EU steps up probe into tax haven activities. Hit ’em hard

   0   0 Blog, Taxing corporations

From the Financial Times:

“Brussels has stepped up its probe into alleged illegal sweeteners offered to multinationals by expanding the investigation to cover arrangements for patent-holders and ordering Luxembourg to reveal its promises to specific companies.

The rare issuance of a formal injunction requiring Luxembourg to co-operate indicates the importance the EU’s top antitrust regulator is placing on its scrutiny of tax deals several European countries offered the likes of Starbucks and Apple.”

The investigation, which began last summer, now covers at least six countries – “we are not a tax haven” Ireland,  Luxembourg, the Netherlands, Belgium and Gibraltar, and (the FT reports today) the United Kingdom. Cyprus, Malta and Hungary have similar ‘patent box’ schemes to the UK, and could also be in the firing line, though the EU has not made details public. The EU probe, the FT adds, it “is now led by some of Brussels’ most seasoned investigators.”

The Irish Times adds:

“Yesterday, the commission disclosed that it had issued a formal injunction requiring Luxembourg to co-operate with the inquiry, saying the jurisdiction had “failed to adequately answer previous requests for information” on the grounds that it impinged on “fiscal secrecy”.
. . .
Should the commission find evidence of illegal state support it can require all revenue lost from unlawful sweetheart deals to be recouped.”

Phew! Hit ’em hard, we say. Break down those walls of secrecy, criminality and abuse.

Along with Europe’s recent apparent victory on the subject of secrecy, this is all potentially very good news for ordinary taxpayers around the world.

We don’t have time today to do justice to this story; we’re blogging this really as a marker.

Click on the links to read the histories of how Ireland, Luxembourg, and Belgium became tax havens.

Related Posts

The Offshore Wrapper: the Panama Papers, one year on

Photos from the Protest outside PwC 1 Embankment Place, part of the Global week of action for tax justiceWelcome to the Offshore Wrapper – your weekly update from TJN.  Happy Paniversary! This week it’s been one year since the Panama Papers were leaked, and a number of organisations around the world have been marking the occasion though the global week of action for tax justice. In London, activists from the TJN and the […]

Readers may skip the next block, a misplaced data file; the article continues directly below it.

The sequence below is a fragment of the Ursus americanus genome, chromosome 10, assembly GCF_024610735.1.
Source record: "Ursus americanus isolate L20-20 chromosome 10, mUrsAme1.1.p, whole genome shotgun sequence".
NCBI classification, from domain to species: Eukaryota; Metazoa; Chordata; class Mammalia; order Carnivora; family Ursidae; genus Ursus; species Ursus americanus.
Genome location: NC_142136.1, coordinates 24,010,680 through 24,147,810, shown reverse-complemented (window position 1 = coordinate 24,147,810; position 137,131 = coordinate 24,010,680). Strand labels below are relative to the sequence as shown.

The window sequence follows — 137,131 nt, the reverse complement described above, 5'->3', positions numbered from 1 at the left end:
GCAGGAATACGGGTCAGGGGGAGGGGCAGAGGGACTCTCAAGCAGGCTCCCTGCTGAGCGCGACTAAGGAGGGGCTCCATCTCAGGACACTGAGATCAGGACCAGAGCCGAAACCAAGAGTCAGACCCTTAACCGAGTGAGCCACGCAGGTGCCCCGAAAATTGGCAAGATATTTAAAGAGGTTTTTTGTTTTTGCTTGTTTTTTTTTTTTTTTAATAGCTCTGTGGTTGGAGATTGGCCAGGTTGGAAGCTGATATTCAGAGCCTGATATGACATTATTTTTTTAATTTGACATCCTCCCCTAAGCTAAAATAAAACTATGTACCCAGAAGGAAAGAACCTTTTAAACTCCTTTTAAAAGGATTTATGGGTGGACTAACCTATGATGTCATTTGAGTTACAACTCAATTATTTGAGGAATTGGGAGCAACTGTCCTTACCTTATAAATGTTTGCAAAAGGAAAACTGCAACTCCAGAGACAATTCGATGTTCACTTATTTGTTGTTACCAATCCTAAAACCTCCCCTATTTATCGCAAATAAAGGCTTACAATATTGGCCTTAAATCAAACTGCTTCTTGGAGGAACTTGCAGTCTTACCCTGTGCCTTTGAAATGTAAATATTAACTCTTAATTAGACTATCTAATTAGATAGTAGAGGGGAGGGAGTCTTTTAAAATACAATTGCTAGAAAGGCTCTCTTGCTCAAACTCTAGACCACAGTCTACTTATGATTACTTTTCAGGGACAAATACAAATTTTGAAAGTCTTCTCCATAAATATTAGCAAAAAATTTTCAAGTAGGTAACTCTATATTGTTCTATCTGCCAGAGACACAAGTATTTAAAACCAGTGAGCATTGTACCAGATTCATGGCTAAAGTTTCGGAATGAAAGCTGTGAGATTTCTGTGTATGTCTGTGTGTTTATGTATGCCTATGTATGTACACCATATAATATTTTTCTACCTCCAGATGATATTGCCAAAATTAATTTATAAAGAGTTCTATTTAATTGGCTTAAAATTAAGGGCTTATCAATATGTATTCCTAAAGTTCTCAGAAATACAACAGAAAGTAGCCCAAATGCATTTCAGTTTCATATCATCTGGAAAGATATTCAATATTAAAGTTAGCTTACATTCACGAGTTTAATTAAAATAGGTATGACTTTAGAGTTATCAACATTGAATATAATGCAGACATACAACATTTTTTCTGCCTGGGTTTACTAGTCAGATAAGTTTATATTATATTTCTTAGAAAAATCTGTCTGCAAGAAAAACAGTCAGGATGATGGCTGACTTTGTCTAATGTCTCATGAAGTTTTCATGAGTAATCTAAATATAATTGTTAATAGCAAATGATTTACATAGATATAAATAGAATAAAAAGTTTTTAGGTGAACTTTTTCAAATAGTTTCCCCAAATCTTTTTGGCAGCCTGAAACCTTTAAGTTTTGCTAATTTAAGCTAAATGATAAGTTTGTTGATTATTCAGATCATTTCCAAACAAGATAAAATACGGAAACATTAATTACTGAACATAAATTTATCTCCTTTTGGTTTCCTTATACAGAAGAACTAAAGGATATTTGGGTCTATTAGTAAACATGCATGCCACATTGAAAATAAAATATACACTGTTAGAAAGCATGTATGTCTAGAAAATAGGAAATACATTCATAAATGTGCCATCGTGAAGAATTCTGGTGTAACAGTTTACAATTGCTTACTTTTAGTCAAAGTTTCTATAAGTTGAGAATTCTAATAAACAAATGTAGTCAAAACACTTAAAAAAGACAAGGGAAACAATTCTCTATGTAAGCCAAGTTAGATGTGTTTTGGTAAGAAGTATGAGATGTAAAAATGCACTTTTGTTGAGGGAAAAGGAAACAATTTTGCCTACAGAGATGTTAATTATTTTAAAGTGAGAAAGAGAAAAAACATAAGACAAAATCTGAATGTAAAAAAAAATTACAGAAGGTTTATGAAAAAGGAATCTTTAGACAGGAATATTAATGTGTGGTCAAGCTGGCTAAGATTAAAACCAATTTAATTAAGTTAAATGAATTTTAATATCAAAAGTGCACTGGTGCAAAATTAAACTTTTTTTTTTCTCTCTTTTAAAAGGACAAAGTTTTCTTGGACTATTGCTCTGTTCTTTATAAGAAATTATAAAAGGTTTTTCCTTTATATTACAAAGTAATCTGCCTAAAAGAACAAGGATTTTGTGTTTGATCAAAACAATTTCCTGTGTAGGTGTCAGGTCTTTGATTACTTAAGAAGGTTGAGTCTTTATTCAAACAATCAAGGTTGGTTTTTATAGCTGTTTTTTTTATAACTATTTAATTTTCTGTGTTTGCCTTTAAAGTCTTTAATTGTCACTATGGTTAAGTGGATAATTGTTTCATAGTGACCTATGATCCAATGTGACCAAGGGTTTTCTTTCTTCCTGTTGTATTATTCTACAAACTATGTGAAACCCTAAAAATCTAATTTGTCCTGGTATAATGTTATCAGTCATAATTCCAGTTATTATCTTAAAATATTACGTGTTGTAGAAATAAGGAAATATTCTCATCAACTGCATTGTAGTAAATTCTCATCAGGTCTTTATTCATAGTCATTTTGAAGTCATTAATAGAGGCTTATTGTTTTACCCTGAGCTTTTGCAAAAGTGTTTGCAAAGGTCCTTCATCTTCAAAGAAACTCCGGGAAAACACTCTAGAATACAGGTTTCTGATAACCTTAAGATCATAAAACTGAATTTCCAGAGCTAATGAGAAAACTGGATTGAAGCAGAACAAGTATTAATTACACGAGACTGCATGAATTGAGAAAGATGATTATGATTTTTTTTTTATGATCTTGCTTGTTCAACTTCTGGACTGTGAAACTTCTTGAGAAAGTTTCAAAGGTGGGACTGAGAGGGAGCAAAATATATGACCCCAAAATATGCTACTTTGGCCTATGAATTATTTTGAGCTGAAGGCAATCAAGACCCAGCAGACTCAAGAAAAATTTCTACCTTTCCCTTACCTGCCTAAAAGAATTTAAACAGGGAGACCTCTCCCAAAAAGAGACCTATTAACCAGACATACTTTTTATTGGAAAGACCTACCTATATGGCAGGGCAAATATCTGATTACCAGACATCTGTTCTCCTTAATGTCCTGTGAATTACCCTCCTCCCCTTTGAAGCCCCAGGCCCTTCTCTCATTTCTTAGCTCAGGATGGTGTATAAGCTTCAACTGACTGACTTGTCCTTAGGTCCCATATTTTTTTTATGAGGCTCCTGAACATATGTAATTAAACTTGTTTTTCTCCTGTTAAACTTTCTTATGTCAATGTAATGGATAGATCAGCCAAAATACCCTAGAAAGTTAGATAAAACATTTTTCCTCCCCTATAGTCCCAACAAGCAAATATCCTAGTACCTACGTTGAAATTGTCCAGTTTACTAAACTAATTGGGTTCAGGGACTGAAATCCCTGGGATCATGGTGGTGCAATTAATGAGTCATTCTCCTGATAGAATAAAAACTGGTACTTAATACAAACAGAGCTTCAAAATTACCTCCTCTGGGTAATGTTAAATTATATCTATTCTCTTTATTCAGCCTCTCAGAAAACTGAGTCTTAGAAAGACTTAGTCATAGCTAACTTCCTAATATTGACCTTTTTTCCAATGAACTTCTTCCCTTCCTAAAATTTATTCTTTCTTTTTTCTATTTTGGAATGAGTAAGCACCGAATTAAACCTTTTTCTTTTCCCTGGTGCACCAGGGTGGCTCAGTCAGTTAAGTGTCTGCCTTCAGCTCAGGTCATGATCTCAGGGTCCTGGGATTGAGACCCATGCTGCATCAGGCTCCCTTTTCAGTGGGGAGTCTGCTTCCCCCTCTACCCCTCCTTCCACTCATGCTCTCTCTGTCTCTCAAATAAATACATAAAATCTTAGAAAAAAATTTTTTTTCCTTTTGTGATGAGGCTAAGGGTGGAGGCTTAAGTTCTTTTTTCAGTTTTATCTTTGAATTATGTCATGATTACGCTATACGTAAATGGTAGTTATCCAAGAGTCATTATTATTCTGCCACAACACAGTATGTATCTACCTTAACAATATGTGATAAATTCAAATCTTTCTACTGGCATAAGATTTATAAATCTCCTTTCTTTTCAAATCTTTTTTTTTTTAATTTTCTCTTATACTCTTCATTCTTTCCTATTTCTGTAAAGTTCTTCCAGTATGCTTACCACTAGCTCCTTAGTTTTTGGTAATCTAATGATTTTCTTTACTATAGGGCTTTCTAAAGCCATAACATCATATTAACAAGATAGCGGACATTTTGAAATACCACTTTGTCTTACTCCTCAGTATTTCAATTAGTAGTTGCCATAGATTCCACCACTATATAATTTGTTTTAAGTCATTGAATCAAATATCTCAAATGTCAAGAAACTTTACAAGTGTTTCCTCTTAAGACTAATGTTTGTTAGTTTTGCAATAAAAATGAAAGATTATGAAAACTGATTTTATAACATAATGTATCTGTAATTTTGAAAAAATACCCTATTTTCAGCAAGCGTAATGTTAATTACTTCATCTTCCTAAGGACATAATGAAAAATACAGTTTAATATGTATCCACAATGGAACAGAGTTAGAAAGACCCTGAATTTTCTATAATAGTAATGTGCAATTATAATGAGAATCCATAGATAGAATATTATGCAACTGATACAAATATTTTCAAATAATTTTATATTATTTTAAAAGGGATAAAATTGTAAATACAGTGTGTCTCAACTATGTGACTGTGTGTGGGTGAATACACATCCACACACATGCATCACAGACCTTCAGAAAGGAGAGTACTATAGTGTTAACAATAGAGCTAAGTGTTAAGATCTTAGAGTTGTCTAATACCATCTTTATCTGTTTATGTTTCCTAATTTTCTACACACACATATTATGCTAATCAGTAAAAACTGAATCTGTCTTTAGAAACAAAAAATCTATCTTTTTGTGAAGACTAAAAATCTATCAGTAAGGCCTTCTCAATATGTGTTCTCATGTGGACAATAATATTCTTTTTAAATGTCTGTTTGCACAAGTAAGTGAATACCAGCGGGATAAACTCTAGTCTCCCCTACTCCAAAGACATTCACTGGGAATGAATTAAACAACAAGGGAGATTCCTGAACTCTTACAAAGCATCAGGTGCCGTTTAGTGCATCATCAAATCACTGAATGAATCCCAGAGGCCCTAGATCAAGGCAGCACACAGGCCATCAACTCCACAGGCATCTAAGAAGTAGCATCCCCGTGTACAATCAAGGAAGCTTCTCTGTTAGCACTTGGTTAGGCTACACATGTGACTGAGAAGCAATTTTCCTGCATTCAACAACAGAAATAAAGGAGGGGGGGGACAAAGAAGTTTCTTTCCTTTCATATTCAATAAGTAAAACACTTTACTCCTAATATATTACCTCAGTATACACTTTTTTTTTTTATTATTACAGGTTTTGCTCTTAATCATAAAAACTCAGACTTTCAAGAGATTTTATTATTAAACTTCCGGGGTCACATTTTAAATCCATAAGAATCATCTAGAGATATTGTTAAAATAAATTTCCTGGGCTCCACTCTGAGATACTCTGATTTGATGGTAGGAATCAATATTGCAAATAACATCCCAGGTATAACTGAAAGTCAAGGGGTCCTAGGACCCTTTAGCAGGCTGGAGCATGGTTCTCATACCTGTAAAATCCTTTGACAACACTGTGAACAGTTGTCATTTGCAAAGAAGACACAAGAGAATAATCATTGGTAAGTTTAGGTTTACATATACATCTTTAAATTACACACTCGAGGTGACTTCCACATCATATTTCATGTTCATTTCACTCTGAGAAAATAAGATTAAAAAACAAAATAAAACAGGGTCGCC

Protesting PwC: Professionals Without Conscience

Photos from the Protest outside PwC 1 Embankment Place, part of the Global week of action for tax justiceThis week is the global week of action for tax justice and on Wednesday 5th April activists from the Tax Justice Network and Methodists for Tax Justice held a protest outside the London offices of Price Waterhouse Coopers. The global week of action for tax justice is happening one year after the release of the […]


Germany moves forward on corporate transparency

ReichstagThe Bundesrat has today voted to recommend implementing a public register of the beneficial ownership of companies and trusts.  Great news from Germany, as the country takes an important step forward towards corporate transparency.


New estimates reveal the extent of tax avoidance by multinationals

Price Waterhouse CoopersNew figures published today by the Tax Justice Network provide a country-level breakdown of the estimated tax losses to profit shifting by multinational companies. Applying a methodology developed by researchers at the International Monetary Fund to an improved dataset, the results indicate global losses of around $500 billion a year. The figures appear in a […]


Banking Secrecy in China, its related territories and Taiwan

Hong Kong from Sky 100Foreword. The Tax Justice Network is a non partisan network of experts working towards transparency, so we do not take any position about countries’ territorial and political claims. However, we do expect countries with a de jure (legal) or de facto (in practice) influence over other territories, to take responsibility for their power. We point […]


Leave a Reply

Your email address will not be published. Required fields are marked *

Back to Top